Georgia and Michigan Football took care of business in their respective conference championships on Saturday. Couple that with TCU’s OT loss in Saturday’s Big-12 title game and Southern Cal’s loss in Friday’s Pac-12 title game, that should give us a clear picture of the College Football Playoff semifinalists, who will be broadcast on ESPN Sunday lunchtime to be announced. Here’s a quick look at the last four and how we think they’re set:
All averages for Saturday’s games.
1. Georgia Bulldogs (13-0)
Attack: Goal shot — 13th (38.3 points per game); meter – 8thth (488.8); Frenzied courtyards — 22nd (203); Past farms — 18th (285.8).
Defense: Goals — 1. (11.3); meter — 4th (270.6); Frenzied courtyards — 2nd (79.5); Past farms – 22nd (191.2).
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Scouting report: King is king — Georgia hasn’t lost since Nov. 7, 2020 — and the Wolverines still have flashbacks to how they were mistreated by the Bulldogs at the Orange Bowl last December. Georgia lost much of that defense to the NFL … and still led the nation with the fewest points allowed this season. Incredibly, no Bulldog reached 60 tackles, nine TFLs or four sacks during the regular season — but 15 had at least a half sack. On offense, kudos to Stetson Bennett IV, who rushed for 3,151 yards with 16 TDs and six interceptions in the regular season despite not having a receiver with 650 yards. (The Bulldogs have spread it, but Brock Bowers and Ladd McConkey are the biggest pass-catching threats.)
2. Michigan Wolverines (13-0)
Attack: Goal shot — 8th (39.8); meter — 24th (459.1); Frenzied courtyards — 5th (244.5); Past farms — 91st (214.6).
Defense: Goals — 3rd (12.7); meter — 2nd (262.2); Frenzied courtyards — 3rd (84.8); Past farms — 11th (177.3).
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Scouting report: Jim Harbaugh’s squad doubled on a ground-and-pound approach, despite substituting Blake Corum – and now Donovan Edwards following Corum’s season-ending knee surgery – for Hassan Haskins. So far so good, although the games weren’t exactly exciting – it’s like watching a snake eat an animal bigger than itself; Once the jaw is unhinged, all that remains is digestion. Likewise, in nine games during the Big Ten season, the Wolverines only allowed two opponents second-half touchdowns: Maryland on September 24 and Illinois on November 19. As much as the Corum injury drew attention this week, a more serious one could be defensive lineman Mike Morris, who missed the Big Ten’s title game with an injury sustained against Illinois.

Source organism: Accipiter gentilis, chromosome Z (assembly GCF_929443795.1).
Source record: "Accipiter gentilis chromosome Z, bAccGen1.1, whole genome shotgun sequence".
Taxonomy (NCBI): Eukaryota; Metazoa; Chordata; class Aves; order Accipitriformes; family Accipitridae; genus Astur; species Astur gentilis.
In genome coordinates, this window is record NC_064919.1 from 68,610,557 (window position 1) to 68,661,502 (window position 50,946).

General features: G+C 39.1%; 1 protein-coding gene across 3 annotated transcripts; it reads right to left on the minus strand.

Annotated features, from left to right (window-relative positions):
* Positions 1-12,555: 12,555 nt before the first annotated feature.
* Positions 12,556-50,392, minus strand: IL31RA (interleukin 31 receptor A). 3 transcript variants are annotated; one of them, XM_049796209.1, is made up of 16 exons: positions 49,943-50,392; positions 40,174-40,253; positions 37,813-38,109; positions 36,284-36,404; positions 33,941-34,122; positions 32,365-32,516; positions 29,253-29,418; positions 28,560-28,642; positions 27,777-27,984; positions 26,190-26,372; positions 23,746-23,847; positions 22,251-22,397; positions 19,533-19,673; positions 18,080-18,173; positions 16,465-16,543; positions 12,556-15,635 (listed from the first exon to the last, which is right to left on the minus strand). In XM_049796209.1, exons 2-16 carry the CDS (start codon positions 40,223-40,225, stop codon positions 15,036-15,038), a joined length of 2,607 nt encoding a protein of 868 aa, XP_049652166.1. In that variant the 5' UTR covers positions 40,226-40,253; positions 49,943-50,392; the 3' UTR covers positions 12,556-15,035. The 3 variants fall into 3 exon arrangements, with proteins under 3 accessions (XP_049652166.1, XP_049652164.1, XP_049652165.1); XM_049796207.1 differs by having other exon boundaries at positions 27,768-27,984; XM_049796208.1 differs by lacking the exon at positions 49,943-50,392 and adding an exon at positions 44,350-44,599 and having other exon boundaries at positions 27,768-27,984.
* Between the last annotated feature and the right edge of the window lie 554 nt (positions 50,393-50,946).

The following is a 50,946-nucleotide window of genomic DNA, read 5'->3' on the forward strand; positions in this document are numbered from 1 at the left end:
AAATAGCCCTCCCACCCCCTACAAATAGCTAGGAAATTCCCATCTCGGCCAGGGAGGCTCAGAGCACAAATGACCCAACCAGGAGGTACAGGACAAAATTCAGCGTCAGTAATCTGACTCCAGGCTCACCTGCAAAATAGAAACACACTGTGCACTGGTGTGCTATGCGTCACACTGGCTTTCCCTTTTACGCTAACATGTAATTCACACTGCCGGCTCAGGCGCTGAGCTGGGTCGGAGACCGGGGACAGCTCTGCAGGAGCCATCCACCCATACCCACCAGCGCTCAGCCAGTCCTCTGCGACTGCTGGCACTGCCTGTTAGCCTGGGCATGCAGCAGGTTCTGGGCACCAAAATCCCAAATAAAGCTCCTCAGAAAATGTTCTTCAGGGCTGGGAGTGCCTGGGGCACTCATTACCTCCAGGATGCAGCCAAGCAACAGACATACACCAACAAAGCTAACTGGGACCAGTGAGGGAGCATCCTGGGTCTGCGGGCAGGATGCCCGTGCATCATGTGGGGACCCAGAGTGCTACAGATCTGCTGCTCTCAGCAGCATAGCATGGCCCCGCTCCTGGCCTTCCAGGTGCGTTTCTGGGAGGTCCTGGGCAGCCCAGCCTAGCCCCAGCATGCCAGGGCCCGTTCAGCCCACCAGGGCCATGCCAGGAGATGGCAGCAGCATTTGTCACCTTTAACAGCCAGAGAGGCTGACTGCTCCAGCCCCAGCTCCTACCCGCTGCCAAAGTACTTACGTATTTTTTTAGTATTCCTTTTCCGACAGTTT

3. TCU Horned Frogs (12-1)
Attack: Goal shot — 3rd (41.3); meter — 16th (473.3); Frenzied courtyards — 27th (198.5); Past farms — 25th (274.8).
Defense: Goals — 53rd (24.5); meter — 73rd (383.5); Frenzied courtyards — 61st (144.8); Past farms — 87th (238.7).
Scouting report: The Horned Frogs have gone from rowdy underdogs to CFP locks to nervous observers over the past month. Their underlying stats — don’t stare too hard at the Frogs’ pass defenders or they’ll burst into flames — aren’t spectacular, and they have just two wins against teams in the latest CFP rankings: No. 20 Texas and No. 10 Kansas State, who retaliated with a 31-28 OT win in the Big 12 title game. Nonconference victories over Colorado — possibly the worst Power Five school in the country — and FCS-level Tarleton State aren’t great, but at least September’s TCU held off Bowl-eligible SMU. gulp. But an unbeaten regular season has to mean something, right?
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4. Ohio State Buckeyes (11-1)
Attack: Goal shot — 2nd (44.5); meter — 6th (492.7); Frenzied courtyards — 27th (198.5); Past farms — 15th (294.2).
Defense: Goals — 13th (19.3); meter – 11th (303.9); Frenzied courtyards — 23rd (119.9); Past farms — 15th (184).
Scouting report: Yes, we know – we thought they were done too after fighting the Wolverines harder than Claude Lemieux at The Joe. But here they are, thanks to a season-opening win over Notre Dame, still ranked No. 21 by the CFP committee on Tuesday. (The Irish finished 8-4 with losses to Marshall and Stanford – Pooh.) The Buckeyes have struggled to stay healthy, with stars Jaxon Smith-Njigba and TreVeyon Henderson missing large chunks of the season. But Emeka Egbuka and Marvin Harrison Jr. have risen as sophomores, allowing QB CJ Stroud to shine again. OSU’s only loss is probably better than TCU’s – but does the committee really want a rematch between OSU and UM in a semifinal?
Waiting in the wings: Alabama Crimson Tide
Attack: Goal shot — 5th (40.8); meter — 14th (475.7); Frenzied courtyards — 29th (197.4); Past farms — 23rd (278.3).
Defense: Goals — 10th (18); meter — 15th (311.3); Frenzied courtyards — 30th (125.8); Past farms — 17th (186).
Scouting report: Yes, we know — we thought they were done, too, after coming up short in overtime against LSU, which ended in four losses after Saturday’s loss to Georgia. But Nick Saban’s crew is like Michael Myers in Halloween; until you see the Crimson Tide actually taking a snap in the Sugar Bowl, they are ALWAYS a CFP candidate. The stars are still there in Tuscaloosa — QB Bryce Young will be a top-3 pick in the NFL draft, and LB Will Anderson Jr. (with 58½ TFLs and 34½ sacks in 40 games) should be — but the tide has this killer misses threats from years past, although RB Jahmyr Gibbs has put up 1,228 yards from scrimmage with 136 carries and 42 receptions.
This article originally appeared in the Detroit Free Press: Michigan Football in the College Football Playoff: Who Will Join Them?